WHERE Streaming on Netflix
WHAT IT'S ABOUT Kevin Hart stars as new father Matthew Logelin, who must raise his daughter Maddy (Melody Hurd as an adolescent) after his wife dies from a pulmonary embolism just after childbirth.
"Fatherhood," streaming on Netflix just in time for Father's Day, follows Matthew as he adjusts to the realities of single parenthood and finds himself faced with important decision points in considering what's best for Maddy.
The drama, directed by the veteran Paul Weitz and based on the real Matthew Logelin's "Two Kisses for Maddy: A Memoir of Loss and Love," co-stars Alfre Woodard, Lil Rel Howery, DeWanda Wise and Paul Reiser, among other noteworthies.
MY SAY There are lots of ways "Fatherhood" might have gone wrong: the premise could have spurred something like a modern-day "Mr. Mom" or "Three Men and a Baby," in which the concept of, say, a dad changing a diaper is fodder for misbegotten laughs.
Fortunately, the filmmakers treat the subject with seriousness and sincerity. Even if the screenplay, which Weitz co-wrote with Dana Stevens, hits a series of predictable marks, the actors invest a great deal of feeling and a strong sense of purpose in bringing these characters to life.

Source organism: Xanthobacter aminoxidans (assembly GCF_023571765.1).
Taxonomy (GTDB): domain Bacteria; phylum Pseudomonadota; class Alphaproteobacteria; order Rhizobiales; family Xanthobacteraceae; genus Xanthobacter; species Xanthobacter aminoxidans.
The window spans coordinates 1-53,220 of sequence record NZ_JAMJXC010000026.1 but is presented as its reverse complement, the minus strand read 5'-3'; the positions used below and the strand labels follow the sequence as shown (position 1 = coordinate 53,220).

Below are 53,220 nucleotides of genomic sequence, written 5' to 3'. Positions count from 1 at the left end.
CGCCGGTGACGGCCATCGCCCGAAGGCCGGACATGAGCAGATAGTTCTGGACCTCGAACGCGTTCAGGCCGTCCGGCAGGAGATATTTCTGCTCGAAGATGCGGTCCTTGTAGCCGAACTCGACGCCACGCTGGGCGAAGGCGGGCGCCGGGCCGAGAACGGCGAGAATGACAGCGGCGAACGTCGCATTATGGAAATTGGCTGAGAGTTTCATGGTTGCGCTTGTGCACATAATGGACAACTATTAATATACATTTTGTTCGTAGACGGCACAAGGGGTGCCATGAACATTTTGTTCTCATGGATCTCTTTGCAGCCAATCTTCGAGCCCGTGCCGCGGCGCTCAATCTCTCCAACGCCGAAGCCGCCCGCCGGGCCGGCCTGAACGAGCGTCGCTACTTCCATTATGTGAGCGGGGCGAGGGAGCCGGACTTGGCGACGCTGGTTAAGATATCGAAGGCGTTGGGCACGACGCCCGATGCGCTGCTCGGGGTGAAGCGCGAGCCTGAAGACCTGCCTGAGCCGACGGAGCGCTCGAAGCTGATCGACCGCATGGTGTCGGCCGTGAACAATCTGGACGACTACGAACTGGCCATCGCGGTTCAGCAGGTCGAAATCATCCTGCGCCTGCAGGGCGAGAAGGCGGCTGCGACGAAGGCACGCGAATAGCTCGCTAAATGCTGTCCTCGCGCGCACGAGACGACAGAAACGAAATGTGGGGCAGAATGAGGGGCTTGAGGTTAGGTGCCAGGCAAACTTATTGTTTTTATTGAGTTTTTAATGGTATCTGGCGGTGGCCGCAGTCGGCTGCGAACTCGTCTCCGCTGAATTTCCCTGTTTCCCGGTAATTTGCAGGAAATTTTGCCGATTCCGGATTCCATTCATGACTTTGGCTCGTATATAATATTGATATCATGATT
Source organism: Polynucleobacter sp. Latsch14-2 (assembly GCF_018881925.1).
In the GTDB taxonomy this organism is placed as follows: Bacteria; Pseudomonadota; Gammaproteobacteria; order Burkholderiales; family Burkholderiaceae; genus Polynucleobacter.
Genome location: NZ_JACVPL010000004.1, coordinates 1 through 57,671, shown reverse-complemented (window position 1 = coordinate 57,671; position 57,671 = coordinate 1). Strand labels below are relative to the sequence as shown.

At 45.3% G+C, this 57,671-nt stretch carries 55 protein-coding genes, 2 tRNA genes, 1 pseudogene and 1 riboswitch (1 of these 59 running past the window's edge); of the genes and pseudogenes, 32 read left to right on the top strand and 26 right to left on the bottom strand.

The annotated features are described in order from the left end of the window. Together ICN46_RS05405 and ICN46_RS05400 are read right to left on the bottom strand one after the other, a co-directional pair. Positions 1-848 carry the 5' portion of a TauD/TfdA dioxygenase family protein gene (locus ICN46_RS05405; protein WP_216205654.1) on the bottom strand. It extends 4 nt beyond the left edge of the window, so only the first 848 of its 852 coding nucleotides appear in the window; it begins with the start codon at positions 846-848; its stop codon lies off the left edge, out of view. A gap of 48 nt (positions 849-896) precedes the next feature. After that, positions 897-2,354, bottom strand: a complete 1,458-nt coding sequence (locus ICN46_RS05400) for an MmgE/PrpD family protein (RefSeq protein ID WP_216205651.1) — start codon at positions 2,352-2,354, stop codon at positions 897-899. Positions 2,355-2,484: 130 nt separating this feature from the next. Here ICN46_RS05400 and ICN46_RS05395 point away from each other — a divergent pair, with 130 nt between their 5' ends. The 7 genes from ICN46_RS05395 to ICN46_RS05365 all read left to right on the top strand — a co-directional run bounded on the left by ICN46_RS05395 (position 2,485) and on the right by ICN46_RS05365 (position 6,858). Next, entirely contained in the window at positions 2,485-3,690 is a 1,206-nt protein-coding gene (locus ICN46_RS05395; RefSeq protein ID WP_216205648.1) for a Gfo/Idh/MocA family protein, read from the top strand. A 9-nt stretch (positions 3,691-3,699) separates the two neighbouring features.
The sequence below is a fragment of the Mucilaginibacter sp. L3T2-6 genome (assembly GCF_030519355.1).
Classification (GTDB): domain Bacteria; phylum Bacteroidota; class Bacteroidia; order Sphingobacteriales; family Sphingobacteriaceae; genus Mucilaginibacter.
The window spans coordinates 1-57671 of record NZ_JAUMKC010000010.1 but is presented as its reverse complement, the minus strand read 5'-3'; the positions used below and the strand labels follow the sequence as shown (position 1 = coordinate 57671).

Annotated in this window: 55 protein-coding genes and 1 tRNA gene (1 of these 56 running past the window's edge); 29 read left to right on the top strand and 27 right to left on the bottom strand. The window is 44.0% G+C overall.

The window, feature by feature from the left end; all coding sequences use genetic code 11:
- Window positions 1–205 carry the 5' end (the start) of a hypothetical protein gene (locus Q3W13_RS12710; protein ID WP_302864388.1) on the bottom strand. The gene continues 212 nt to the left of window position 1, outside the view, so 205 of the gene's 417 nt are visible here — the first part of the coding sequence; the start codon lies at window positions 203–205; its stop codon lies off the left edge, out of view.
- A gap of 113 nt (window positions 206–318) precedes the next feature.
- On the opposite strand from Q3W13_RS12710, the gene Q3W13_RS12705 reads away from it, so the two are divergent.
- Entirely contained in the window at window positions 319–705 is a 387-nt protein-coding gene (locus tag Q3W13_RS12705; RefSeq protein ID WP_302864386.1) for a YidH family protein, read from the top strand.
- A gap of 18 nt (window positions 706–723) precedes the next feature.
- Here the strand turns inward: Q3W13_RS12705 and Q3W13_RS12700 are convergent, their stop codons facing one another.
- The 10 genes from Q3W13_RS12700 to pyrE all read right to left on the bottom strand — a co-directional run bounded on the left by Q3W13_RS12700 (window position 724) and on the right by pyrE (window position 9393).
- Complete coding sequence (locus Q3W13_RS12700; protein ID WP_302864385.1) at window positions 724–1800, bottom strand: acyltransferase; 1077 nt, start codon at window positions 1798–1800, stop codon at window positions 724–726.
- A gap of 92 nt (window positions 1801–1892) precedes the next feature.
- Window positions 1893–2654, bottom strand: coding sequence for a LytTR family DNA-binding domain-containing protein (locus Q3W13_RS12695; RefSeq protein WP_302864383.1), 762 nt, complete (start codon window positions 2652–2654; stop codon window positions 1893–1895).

Hart plays Matthew less as a man overwhelmed by being a single parent and suffering a series of foibles as a result, than as someone trying his best to be everything possible to everyone.
Maddy is his top priority and primary focus. But his boss, played by Reiser, has high hopes and expectations for him at work. The promise of a new romance emerges in the form of Swan (DeWanda Wise), but there's a lot of trust required to let someone new into his life with Maddy. His mother-in-law Marian (Alfre Woodard) pressures him to move back home from Boston to Minnesota, so his daughter has more family around him.
It's a rare chance for the star to show off his dramatic acting chops and he hits notes of vulnerability and confidence in equal measure. Hart affectingly carries the sadness of the unexpected tragedy mixed with the joys of being a dad.
The star and the wonderful Melody Hurd develop a father-daughter bond that's defined by this duality, but the actors keep it grounded in the highs and lows of day-to-day life rather than the cliches of a typical movie relationship.
With pictures under his belt ranging from "About a Boy" to the Lily Tomlin vehicle "Grandma," the filmmaker Weitz knows his way around this sort of material. There's comic relief provided by the likes of Lil Rel Howery and "Barry" character actor Anthony Carrigan as Hart's best friends, but it's restrained. The picture is rife with emotion but never overwrought.
It's a story of fatherhood that treats its characters with kindness and compassion, rather than as a spectacle.
BOTTOM LINE This is an affecting, well-acted drama with many honest moments and an excellent Kevin Hart performance.